BBITES: Can you give us an example?

LT: Everything that you do to the exterior has to be pre-approved. And there a lot of walls inside that we can’t break down, or even drill holes. We just have to work around it.

BBITES: How involved was G.O.D. (Goods of Desire) in the development phase?

LT: It was a pretty close collaboration [with G.O.D.], they were involved in every stage of the project from the beginning. From the interior and overall concept; the food concept. We also went back and forth with the name.

BBITES: Could you give us an insider scoop on one of the name choices before you decided on ‘SOHOFAMA’?

LT: We were playing around with G.O.D.’s slogan in English, “Delay No More.” At the end we are using the Chinese version of that for Sohofama’s Chinese name, which you can see on our logo.

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BBITES: What do the Chinese characters mean?

LT: The first character means ‘ingredient’, and the second means ‘preparation’. The third and the fourth mean ‘farming’. But pronounced in Cantonese, it’s a play on words… a bit cheeky, actually.

BBITES: Did your Chef and Mixologist work together in creating the dishes and original cocktails?

LT: They both followed the philosophy of the overall concept with the restaurant, but they worked quite independently.

BBITES: How would you sum up that philosophy?

LT: First of all, everything we do needs to be delicious and healthy. It needs to be food and drinks that are suitable for Hong Kong people, as well as expats and tourists.Page_15 copy 3BBITES: Please tell us more about the two murals in SOHOFAMA?

LT: The first one in the small dining room is basically a timeline of the PMQ site. It used to be the Central College here in the late 1800s, but it was destroyed by the Japanese in WWII. They quickly rebuilt a police married quarter. It’s thanks to the heritage status that this building wasn’t turned into a typical commercial space, but something more for the community, by the community.

For the second mural, we wanted to do something that was related to the police history of PMQ. My dad was a policeman, so we found a photo of him and we put a warning sign next to it with a message saying, “no pesticides, no junk food”.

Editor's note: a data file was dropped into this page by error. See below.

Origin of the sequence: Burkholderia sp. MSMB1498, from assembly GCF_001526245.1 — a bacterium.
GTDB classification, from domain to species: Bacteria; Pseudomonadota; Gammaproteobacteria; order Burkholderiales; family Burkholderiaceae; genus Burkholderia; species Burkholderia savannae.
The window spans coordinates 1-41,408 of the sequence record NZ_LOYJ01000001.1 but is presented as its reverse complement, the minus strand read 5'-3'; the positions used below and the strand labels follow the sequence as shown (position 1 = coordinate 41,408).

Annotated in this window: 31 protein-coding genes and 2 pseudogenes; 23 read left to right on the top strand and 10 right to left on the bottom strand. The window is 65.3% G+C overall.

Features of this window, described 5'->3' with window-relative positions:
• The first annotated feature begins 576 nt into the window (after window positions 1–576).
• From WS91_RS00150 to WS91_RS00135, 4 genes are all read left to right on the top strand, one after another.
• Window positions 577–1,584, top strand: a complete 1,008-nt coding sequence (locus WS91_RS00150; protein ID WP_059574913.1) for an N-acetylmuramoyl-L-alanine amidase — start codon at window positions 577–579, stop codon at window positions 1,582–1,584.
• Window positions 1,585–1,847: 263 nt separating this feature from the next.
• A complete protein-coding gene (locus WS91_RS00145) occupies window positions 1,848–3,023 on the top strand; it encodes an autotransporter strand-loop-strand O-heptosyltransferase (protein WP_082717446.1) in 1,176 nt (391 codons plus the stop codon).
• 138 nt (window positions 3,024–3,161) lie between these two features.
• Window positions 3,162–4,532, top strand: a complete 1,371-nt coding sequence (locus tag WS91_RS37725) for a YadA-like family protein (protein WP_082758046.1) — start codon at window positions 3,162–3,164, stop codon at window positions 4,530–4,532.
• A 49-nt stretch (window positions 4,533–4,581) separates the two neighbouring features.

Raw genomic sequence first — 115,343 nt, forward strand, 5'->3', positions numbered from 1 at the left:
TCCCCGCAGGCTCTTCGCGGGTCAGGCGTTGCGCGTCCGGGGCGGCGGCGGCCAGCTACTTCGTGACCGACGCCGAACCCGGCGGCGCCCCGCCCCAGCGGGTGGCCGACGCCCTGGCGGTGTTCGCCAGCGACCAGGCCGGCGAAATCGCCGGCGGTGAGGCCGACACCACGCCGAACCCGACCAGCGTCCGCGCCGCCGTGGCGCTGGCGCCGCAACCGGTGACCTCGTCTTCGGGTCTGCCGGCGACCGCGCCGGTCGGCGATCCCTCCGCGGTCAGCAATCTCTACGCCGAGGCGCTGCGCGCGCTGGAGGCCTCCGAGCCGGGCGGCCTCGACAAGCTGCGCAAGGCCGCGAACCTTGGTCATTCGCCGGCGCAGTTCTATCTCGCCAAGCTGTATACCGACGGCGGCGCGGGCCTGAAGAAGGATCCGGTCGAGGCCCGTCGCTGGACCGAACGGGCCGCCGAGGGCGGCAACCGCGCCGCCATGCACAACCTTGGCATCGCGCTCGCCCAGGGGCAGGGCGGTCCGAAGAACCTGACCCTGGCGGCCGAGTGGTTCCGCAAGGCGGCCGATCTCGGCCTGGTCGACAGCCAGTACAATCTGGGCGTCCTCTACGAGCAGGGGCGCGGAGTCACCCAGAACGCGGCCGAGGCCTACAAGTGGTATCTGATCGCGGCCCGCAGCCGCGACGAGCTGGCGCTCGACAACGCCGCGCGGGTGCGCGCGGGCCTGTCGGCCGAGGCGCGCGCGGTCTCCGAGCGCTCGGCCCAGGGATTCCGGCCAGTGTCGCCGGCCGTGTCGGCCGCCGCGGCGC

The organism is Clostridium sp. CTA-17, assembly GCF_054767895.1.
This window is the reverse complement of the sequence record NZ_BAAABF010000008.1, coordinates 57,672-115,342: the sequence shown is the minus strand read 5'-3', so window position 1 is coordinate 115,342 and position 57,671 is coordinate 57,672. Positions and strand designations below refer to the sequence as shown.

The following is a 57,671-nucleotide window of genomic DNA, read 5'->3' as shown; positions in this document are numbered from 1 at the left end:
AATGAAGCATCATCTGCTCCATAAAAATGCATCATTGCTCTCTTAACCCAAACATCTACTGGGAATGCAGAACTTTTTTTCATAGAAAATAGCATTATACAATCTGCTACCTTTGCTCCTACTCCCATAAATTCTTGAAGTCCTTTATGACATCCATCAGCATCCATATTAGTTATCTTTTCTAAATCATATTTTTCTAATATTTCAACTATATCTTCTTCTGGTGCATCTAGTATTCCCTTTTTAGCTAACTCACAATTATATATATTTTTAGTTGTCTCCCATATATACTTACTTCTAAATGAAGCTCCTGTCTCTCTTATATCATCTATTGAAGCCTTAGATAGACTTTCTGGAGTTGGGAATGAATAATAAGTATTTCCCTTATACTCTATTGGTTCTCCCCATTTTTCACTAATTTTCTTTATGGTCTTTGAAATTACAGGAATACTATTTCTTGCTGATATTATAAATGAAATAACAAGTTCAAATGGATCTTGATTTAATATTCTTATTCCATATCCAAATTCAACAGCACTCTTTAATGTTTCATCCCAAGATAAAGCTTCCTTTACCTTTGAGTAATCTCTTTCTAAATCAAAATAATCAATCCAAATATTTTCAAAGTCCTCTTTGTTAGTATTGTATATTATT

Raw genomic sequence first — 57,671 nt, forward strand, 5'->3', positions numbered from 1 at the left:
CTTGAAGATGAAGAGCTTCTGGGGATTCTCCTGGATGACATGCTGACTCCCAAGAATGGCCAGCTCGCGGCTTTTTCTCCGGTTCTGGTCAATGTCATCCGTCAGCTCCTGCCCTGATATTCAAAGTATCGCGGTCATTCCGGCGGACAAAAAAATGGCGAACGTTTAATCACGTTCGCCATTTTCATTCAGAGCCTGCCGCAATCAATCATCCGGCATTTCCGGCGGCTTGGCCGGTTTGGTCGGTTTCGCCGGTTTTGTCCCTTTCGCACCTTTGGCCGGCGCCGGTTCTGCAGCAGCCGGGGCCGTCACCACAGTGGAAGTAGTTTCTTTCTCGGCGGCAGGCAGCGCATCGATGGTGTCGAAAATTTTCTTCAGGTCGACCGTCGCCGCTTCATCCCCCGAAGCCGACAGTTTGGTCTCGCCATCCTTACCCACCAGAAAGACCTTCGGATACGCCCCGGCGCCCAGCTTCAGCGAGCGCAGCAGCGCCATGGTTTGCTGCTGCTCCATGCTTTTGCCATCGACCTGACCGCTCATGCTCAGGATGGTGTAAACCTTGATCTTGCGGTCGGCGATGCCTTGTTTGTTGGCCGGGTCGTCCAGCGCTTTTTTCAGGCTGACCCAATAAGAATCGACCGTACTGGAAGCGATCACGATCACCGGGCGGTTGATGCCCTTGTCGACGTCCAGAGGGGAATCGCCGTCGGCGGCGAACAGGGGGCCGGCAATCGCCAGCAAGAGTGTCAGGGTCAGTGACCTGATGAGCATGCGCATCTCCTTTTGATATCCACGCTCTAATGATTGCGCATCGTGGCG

The artist behind both murals is a graffiti artist. She’s someone who’s from Hong Kong – born and raised – but she lives in Germany at the moment. We flew her back to HK just for this project.

BBITES: What was the biggest challenge on the SOHOFAMA journey?

LT: Definitely to successfully create healthy Chinese cuisine – without MSG, or chicken powder. I don’t think it’s ever been done. In the beginning none of our chefs thought it was possible; coming from a commercial kitchen background in Chinese cooking, the idea of not using MSG and chicken powder was like not letting the chefs use their left and right hands.

It’s hard to deliver on what you claim, but we’re very proud with what we’ve achieved.

BBITES: You also sourced local and imported ingredients to deliver on your promise of healthy, organic food. Did that change any elements of the food you serve?

LT: It was very challenging to find all the ingredients that we needed: grass-fed beef, organic pork, organic vegetables, and even sauces. For the sauces you use in Chinese cooking, we managed to find a local supplier for that. I don’t think any commercial kitchen used that supplier before.

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Once you have the freshest premium ingredients, you don’t need to use the MSG and other bad stuff anymore.

In the past, when Hong Kongers fell on hard times, chefs didn’t have access to good, fresh ingredients so they had to deep-fry and come up with all kinds of sauces to mask the bad ingredients.

At SOHOFAMA, we could use the best organic pork to do a Sweet & Sour Pork, but we want to show people how pork really tastes instead of deep-frying and pouring sauce all over it. With the organic pork, we decided to strip it down, with a ‘less is more’ approach.